The pacing of the show is impeccable. Those 30 minutes go by like it’s nothing. Nowadays, cinematography is usually associated with wide shots of landscapes. But you need to watch this series to understand how a cityscape can be used to create dynamic and eye-popping frames. I don’t think it’ll come as a surprise to anyone that the showrunners don’t romanticize France at all like most movies and shows used to do in the past. In fact, there has been a change in the way the country has been represented by French artists in the past few years, and it’s good to see a Netflix show continuing that trend. The attention to detail in terms of costume design, production design, set design, hair, and make-up says so much about the characters’ mindsets before they even utter a word. The soundtrack is excellent, and it always succeeds in accentuating the mood of the scene. In addition to all that, I want to say that I like the choice to use narration as a storytelling device. I know it’s scoffed at by people who have watched too many “Cinemasins” videos. However, it’s a cinematic tool as old as the camera itself. So, get with it.
Every Actor In Deserves A Deafening Round Of Applause For Their Performance.
Nawell Madani is obviously the star of the show, and she deserves every bit of that spotlight. The strength, charisma, vulnerability, and warmth that she exudes are palpable. Every time Fara snaps back at Philippe Escoffier (being played by Aurélien Wiik, who is giving a great performance, too), I can’t stop myself from cheering. Every time Fara jokes around with her family, it feels so genuine and reflective of the years they’ve spent with each other. And every time Fara finds herself at a crossroads, you get the urge to reach through the screen and tell her that she’s going to get through this as well because you don’t want to see her lose in a game where the odds are already against her. Kahina Carina, Carima Amarouche, Paola Locatelli, Mayane Sarah El Baze, and Aïda Guechoud are excellent as Fara’s support system. All of them get to show a wide variety of strengths and weaknesses, which helps ground the plight of the Bentayebs. But it’s Guechoud who hits me square in the chest as she aptly essays the decades of strife her character has faced while maintaining an air of optimism.
In a matter of seconds, Radouan Leflahi establishes what Selim is like. The only thing he is honest about is his love for Fara, and that’s evident every time they hug each other. Everything else about him is extremely shifty. It’s quite interesting to witness the difference between him and his family, which is full of women who have learned how to carve a place for themselves, while he is dependent on criminals. Talking about the criminals, I really like the subtlety with which Djebril Zonga, Walid Afkir, and S. Pri Noir operate. They aren’t mustache-twirling villains. They feel like a symptom of the growing issues in the community. They are intimidating, especially Zonga, because of their physicality and the way they communicate their threats with their eyes. And it’s that calmness that feels frightening. Vincent Rottiers is excellent as the cop who is knee-deep in a mess made by him. Paul Hamy is the rare ray of sunshine, as his concern for Fara is so organic. Farid Zerzour gives off an insane level of neckbeard energy, and the constant bickering between the siblings, Bouaziz and Bouzidi, makes for some of the funniest scenes in the show.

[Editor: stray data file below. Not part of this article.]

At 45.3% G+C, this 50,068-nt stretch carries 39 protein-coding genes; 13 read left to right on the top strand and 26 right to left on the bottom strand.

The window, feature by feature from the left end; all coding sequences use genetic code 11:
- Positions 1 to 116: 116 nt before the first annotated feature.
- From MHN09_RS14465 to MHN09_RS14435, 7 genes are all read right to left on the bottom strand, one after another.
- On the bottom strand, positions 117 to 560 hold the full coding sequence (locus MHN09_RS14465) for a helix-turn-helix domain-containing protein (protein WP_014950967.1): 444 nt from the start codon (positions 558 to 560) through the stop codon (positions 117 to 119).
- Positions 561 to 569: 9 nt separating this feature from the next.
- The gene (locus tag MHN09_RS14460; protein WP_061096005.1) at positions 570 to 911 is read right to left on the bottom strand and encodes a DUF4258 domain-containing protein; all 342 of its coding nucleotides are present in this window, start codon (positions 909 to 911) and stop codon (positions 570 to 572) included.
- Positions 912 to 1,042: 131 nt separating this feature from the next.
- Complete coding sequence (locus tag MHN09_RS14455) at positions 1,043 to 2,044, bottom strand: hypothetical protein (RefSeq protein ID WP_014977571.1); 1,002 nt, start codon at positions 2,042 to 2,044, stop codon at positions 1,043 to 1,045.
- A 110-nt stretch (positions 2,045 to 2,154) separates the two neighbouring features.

Nawell Madani and Simon Jablonka have crafted a competent show that looks like your run-of-the-mill crime thriller series on Netflix. But as you sit with it, you begin to realize that it has so much to say about Islam, the Muslim community in France, the Islamophobia in the country, the condition of journalism and the police force, and how small decisions can have massive consequences for those who have settled in the country, whereas those who are born there can get a free pass regardless of the circumstances. It’s probably no coincidence that “Thicker Than Water” has been released during Ramadan. So, watching it during this auspicious time, with your family (it’s right there in the title of the show) or on your own, will probably allow you to unpack your thoughts and emotions about the aforementioned topics. In addition to that, you’ll get to experience the oodles of talent emanating from the cast, which makes it an all-around win-win situation for everyone.